Someone browsing the Internet sees an AdWords display ad for laptop computers on a Display Network site, but doesn’t click on it. Two weeks later, she’s interested in buying a laptop and decides to visit the site from the ad. She finds the site by doing a Google search, goes directly to it, and buys a laptop. In this scenario, view-through conversions would be valuable for the advertiser because it could:
- measure the number of potential clicks associated with ad impressions
- track the IP addresses of the people who saw the ad
- measure the number of conversions associated with ad impressions
- track the number of people who saw the ad but didn’t convert
A view through conversion is essentially triggered whenever a user is on the Display Network and sees your ad but does not click on it. The user later directly visits your website After finding your site they reach your conversion page and therefore attribute the view through conversion to a particular Display publisher. For a simplified example, if a user views an ad on the display network and does not click but the user later directly visits your website and converts, you would have 1 view-through conversion.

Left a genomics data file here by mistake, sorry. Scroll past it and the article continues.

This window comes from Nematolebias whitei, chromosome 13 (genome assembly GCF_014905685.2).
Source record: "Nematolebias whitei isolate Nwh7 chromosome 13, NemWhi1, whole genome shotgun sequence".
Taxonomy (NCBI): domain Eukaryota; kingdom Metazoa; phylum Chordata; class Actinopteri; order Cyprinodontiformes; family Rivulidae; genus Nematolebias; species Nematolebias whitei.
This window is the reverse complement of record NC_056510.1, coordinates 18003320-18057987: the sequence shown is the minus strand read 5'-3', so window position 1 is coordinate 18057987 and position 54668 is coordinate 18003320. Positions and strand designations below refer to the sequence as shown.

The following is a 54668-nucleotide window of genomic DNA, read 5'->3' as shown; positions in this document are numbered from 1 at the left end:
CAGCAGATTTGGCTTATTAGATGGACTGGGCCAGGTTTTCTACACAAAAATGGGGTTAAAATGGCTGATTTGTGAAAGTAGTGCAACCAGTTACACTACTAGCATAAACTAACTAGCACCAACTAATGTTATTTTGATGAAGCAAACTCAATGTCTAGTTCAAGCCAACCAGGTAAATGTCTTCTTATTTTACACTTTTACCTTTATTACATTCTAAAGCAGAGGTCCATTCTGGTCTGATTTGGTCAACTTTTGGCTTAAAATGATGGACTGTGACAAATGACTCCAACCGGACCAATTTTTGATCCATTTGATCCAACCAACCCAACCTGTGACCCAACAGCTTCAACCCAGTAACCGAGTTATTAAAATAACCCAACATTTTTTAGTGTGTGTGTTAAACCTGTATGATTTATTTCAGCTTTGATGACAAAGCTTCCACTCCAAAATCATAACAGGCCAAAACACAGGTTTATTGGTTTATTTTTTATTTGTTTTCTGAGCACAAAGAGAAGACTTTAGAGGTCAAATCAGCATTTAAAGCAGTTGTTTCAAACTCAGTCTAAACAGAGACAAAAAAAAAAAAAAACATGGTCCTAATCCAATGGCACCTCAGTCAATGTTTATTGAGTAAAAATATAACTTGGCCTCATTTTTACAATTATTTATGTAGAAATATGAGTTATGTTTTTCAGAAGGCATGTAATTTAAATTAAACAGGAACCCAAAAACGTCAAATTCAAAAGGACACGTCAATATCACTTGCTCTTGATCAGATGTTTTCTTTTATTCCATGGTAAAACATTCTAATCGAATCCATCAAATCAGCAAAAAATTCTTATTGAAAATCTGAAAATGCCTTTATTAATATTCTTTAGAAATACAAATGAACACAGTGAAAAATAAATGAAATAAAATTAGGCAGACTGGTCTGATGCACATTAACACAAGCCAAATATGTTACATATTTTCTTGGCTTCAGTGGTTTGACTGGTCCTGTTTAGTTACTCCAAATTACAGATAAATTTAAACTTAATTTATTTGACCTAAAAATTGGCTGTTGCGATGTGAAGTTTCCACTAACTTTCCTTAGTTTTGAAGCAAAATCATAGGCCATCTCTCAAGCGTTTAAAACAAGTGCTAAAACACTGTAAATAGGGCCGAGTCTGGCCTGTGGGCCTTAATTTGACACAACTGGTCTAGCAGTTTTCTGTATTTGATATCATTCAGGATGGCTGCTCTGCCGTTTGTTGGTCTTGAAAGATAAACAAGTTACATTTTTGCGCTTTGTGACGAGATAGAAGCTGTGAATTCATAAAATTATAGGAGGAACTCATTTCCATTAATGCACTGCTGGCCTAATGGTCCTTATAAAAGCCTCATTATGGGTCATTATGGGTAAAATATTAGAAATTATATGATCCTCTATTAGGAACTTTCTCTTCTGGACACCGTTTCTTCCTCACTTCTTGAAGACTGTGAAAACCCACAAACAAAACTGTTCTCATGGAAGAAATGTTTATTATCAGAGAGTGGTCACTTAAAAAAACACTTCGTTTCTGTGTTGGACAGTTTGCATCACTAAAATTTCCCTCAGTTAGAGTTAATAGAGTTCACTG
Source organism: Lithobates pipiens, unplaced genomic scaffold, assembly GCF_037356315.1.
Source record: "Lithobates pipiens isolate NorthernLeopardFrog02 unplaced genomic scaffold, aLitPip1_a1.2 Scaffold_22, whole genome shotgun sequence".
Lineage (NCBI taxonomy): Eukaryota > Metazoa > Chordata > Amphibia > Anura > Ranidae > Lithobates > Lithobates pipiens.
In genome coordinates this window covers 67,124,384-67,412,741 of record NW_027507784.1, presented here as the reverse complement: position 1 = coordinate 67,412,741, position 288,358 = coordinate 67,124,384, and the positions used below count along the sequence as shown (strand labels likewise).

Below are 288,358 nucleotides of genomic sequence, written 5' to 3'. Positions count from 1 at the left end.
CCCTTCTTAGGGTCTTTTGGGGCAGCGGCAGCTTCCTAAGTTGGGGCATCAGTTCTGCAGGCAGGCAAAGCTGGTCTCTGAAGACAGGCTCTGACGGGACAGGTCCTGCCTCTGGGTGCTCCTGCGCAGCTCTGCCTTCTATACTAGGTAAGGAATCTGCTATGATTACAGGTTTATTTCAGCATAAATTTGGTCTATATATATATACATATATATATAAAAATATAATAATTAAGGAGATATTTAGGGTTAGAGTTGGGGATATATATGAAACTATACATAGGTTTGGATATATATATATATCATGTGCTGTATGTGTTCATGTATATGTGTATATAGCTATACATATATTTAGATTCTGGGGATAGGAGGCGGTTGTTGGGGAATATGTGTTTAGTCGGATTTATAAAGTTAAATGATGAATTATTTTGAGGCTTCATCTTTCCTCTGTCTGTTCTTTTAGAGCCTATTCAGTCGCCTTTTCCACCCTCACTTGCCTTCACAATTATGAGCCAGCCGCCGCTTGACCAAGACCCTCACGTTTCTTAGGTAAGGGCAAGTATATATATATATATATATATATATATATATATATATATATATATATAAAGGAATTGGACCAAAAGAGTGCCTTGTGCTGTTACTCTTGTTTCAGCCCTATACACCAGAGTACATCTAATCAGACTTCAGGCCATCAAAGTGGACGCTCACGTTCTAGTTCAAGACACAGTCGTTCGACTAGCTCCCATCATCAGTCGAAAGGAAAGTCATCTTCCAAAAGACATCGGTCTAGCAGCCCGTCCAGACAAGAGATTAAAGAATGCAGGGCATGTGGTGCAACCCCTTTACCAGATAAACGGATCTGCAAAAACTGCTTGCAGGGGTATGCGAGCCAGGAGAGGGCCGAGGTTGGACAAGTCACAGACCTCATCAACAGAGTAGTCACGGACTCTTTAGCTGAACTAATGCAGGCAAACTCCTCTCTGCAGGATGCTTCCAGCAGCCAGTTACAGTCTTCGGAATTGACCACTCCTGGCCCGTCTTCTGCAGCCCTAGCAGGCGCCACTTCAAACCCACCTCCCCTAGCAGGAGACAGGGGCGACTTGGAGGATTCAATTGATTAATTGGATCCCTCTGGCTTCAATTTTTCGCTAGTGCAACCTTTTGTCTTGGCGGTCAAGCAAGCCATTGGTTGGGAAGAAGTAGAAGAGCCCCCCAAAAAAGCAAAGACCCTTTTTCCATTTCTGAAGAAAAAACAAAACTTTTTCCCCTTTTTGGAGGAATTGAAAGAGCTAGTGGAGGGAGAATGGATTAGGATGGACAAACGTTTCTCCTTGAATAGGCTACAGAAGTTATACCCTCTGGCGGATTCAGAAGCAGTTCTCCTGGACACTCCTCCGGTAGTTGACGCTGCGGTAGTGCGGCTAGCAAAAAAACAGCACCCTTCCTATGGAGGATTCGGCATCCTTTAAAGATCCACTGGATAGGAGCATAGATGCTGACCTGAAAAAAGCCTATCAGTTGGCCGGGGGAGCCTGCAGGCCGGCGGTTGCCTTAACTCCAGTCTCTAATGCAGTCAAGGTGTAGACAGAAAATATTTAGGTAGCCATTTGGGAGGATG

A view-through conversion happens when a customer sees an image or rich media ad, then later completes a conversion on your site. This is different from a click-through conversion, which happens when a customer had previously clicked on an ad (such as on the Google Search or the Google Display Network) and then completed a conversion on your site.
The last impression will get credit for the view-through conversion. View-through conversions automatically exclude conversions from people who have also clicked your Search or other Display ads.
Read more here: //support.google.com/adwords/answer/1722023?hl=en
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